You are salt for the earth. But if salt loses its taste, what can make it salty again? It is good for nothing, and can only be thrown out to be trampled under people’s feet. You are light for the world. A city built on a hill-top cannot be hidden. No one lights a lamp to put it under a tub; they put it on the lamp-stand where it shines for everyone in the house. In the same way your light must shine in people’s sight, so that, seeing your good works, they may give praise to your Father in heaven.
In a way, the words of the Lord that we hear today are themselves like salt that can burn in our wounds. Who will not lament that, with the witness of the Church in many places, exactly what Jesus warns about in this Gospel seems to be happening? Only a few boldly proclaim the truth. In a sense, the Word of God is being watered down to the point where it is “no longer good for anything”, and is almost only being proclaimed in a “be nice to each other” sense. If the Church moves according to the criteria of what is “politically correct”, then it no longer constitutes a sign of contradiction and fades into insignificance. Is it therefore surprising that, during the coronavirus crisis, the Church has often been seen by the political powers as irrelevant in the system, and treated in the same way?
What has happened that the great treasure of truth, the authoritative proclamation of the Word of God, the urgent call to conversion… has been so neglected? Thus the Church is becoming less and less able to offer guidance to people, and is therefore hardly seen as the “Teacher of the people”. Unfortunately, a lukewarmness is not infrequently perceived that is difficult to bear.
The Word of God, on the other hand, has none of this lukewarmness. It shows people God’s love and mercy, but without omitting the consequences of not choosing the way of truth. It proclaims Jesus to us as the only Saviour of mankind and does not make any other religion its own way of salvation… It calls sin “sin”, without making false concessions; and, at the same time, it points the way to the forgiveness offered to us on the Cross… It teaches us to live in the world; but without being of the world.
We could make this list much longer, and we would feel again and again a burning in our wounds, when we see the truth of God and love the authentic doctrine of the Church, and at the same time we have to compare it with so many wrong and confused things that are happening in the life of the Church today.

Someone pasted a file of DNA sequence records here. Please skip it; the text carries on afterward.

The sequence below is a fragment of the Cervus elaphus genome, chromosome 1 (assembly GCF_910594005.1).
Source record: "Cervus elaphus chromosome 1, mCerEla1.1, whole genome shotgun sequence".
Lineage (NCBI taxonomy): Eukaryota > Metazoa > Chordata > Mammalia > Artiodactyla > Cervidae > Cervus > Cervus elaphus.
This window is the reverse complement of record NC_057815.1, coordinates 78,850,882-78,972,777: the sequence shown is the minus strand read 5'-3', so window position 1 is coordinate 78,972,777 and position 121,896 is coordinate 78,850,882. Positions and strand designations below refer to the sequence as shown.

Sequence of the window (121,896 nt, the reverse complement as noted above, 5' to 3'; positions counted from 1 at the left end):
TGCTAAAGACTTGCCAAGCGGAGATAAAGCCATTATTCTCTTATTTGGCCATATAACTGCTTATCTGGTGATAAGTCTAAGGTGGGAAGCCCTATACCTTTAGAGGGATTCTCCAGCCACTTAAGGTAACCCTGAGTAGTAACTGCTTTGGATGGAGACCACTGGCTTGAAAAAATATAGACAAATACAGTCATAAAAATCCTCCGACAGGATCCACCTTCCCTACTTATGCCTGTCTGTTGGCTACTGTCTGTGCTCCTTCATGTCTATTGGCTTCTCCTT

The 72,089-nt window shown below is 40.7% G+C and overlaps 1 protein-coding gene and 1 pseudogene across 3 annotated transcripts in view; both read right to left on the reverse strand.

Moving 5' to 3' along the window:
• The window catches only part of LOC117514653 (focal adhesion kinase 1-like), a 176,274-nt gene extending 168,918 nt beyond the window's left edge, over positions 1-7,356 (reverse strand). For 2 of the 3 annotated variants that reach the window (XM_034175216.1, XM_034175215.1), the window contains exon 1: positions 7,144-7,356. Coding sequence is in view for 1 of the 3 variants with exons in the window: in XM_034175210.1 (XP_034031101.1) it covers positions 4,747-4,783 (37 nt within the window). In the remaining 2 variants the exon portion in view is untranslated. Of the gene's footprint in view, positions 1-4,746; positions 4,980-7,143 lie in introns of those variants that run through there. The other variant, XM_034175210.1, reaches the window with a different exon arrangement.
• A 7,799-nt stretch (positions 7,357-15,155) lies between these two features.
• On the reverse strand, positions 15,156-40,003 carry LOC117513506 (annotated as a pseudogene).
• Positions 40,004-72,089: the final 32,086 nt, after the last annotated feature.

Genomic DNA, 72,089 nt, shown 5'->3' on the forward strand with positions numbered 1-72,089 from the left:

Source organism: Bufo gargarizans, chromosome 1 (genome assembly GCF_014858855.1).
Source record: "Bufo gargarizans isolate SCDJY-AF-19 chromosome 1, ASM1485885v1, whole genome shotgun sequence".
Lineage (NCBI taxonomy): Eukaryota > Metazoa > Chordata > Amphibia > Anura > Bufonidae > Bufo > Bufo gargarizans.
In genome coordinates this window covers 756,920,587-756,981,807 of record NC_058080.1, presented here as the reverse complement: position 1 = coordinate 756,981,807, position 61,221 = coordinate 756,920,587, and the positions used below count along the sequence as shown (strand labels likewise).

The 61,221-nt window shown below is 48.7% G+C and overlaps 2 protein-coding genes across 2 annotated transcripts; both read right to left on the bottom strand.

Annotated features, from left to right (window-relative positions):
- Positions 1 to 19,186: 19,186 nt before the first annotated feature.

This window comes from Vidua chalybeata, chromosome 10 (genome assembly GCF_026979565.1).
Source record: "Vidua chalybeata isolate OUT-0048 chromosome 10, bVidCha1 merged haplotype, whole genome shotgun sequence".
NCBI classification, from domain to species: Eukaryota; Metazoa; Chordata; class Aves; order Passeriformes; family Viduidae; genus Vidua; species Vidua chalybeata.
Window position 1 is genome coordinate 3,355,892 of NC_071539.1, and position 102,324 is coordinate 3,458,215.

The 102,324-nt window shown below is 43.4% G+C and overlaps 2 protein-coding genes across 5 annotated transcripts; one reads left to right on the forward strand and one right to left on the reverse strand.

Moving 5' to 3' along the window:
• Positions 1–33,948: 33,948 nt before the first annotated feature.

But there is no use lamenting! We urgently need a true renewal in our Catholic Church! Grounded in the Word of God and in the authentic doctrine of the Church, we have to walk the path of holiness day by day. We cannot wait for others to take the initiative, but each one of us is responsible for ensuring that the salt in our lives does not become unpalatable and that the light, which is to shine on the lampstand and give guidance to others, is not dimmed.
Certainly also part of this renewal is the renewal of the liturgical sphere, freeing the Holy Mass from human ideas, experiments and inappropriate music, as well as from other subjective contributions that do not belong to it. It is the hierarchy of the Church that must stimulate this renewal. It must also ensure and promote access to the Traditional Holy Mass, which for not a few Catholics, including the young, represents a spiritual home, in terms of liturgy and beauty.
I think it is justified to be concerned and to question whether these clear words of the Lord in today’s Gospel can still shake us and lead us to critical reflection. On the contrary, it seems that a large part of the Church is in a spiritual lethargy, lulled into an attitude of wanting to please the world, not to cause controversy and to swim with the current. Thank God, there are exceptions!
Let us ask the Lord to wake us all up, so that we take advantage of the brief time of our earthly life to do everything in our power to ensure that the salt does not lose its taste and the light does not die out, because, as Jesus says: “if salt loses its taste, what can make it salty again?”
We should at least try and, above all, ask the Holy Spirit to renew the Church, cleansing it of the unnecessary, the banal and the noxious, and bringing out the true treasures of the Church. Then perhaps we could reply to the Lord: “If it is impossible for men to restore the taste of salt, it should be possible for the Holy Spirit to do so. Isn’t it? You, Lord, what do you think?”